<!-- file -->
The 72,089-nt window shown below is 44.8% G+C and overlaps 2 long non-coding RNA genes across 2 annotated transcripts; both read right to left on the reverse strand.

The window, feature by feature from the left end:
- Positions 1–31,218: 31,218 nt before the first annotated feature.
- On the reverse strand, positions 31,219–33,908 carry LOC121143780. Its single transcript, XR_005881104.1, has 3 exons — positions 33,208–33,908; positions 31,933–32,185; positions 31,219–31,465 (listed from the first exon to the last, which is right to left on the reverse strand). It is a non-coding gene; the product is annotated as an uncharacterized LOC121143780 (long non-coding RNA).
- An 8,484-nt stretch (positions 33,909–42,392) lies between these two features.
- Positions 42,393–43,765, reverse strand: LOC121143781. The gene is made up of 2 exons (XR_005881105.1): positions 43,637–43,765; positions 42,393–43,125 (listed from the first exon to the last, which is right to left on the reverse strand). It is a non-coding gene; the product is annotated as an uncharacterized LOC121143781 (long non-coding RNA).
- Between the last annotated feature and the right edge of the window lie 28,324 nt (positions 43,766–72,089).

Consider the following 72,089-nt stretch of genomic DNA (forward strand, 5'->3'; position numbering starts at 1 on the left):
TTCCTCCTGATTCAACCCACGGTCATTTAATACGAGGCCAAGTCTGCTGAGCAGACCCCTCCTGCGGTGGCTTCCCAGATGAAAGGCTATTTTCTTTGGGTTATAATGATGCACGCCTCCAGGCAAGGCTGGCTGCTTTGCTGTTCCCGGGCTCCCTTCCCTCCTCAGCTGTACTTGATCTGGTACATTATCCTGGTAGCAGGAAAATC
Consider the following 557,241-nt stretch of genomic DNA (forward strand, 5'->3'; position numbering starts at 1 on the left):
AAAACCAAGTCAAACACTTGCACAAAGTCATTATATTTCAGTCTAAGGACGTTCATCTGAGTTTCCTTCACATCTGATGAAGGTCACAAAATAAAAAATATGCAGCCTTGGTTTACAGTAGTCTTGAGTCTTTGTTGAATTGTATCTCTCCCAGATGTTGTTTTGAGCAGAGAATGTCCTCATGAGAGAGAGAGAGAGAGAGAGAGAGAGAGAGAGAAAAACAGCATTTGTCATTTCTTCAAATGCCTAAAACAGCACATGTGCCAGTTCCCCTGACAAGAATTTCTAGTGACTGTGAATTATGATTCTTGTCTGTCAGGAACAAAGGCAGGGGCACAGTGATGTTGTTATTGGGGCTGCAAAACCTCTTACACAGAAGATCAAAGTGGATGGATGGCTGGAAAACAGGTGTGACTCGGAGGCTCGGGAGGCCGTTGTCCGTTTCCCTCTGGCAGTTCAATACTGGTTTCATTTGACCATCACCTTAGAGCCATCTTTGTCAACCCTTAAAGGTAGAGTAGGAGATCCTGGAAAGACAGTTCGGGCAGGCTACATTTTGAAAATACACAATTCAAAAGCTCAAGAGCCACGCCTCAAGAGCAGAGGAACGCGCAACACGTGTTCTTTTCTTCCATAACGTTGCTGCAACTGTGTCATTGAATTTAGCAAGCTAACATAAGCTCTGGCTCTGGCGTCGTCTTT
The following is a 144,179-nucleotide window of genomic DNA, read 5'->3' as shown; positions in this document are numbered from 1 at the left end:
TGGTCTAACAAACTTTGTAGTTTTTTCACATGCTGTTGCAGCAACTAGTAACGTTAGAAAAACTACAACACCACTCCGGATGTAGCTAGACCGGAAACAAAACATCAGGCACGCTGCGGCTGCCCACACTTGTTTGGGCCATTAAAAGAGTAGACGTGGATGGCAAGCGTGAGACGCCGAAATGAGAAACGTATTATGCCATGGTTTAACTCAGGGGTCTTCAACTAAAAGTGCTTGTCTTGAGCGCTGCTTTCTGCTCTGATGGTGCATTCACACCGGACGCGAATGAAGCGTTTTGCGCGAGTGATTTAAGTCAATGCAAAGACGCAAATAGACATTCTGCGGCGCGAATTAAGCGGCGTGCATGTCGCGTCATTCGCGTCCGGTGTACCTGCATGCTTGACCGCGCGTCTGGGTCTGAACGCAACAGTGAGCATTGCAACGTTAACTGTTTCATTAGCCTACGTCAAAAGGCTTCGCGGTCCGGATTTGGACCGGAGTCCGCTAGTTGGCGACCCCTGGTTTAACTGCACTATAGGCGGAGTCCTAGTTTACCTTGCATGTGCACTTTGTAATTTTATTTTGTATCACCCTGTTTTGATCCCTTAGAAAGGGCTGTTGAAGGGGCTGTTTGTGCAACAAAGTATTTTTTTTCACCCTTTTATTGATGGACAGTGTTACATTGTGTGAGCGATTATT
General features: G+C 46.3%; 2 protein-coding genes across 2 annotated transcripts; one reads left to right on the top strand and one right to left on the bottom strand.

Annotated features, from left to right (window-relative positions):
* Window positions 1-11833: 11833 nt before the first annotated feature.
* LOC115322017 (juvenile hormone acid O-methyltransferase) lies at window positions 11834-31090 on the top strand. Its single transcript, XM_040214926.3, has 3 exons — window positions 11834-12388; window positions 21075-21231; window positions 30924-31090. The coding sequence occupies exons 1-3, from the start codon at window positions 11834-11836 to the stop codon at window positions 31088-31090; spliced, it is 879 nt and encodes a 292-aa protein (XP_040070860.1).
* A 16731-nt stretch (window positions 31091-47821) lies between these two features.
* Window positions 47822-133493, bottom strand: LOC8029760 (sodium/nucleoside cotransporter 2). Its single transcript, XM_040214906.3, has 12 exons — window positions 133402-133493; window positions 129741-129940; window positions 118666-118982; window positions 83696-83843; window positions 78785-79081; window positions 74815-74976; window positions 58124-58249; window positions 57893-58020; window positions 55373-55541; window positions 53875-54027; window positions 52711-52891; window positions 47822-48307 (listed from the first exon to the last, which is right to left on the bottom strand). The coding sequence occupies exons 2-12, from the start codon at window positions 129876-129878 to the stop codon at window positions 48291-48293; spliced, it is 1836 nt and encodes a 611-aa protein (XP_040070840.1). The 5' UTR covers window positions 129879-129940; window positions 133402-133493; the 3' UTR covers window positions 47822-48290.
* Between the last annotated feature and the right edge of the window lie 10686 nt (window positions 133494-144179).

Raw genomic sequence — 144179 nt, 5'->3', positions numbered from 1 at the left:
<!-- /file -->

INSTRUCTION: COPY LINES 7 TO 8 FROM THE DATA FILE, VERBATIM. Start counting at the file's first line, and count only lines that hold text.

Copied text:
- Between the last annotated feature and the right edge of the window lie 28,324 nt (positions 43,766–72,089).

Consider the following 72,089-nt stretch of genomic DNA (forward strand, 5'->3'; position numbering starts at 1 on the left):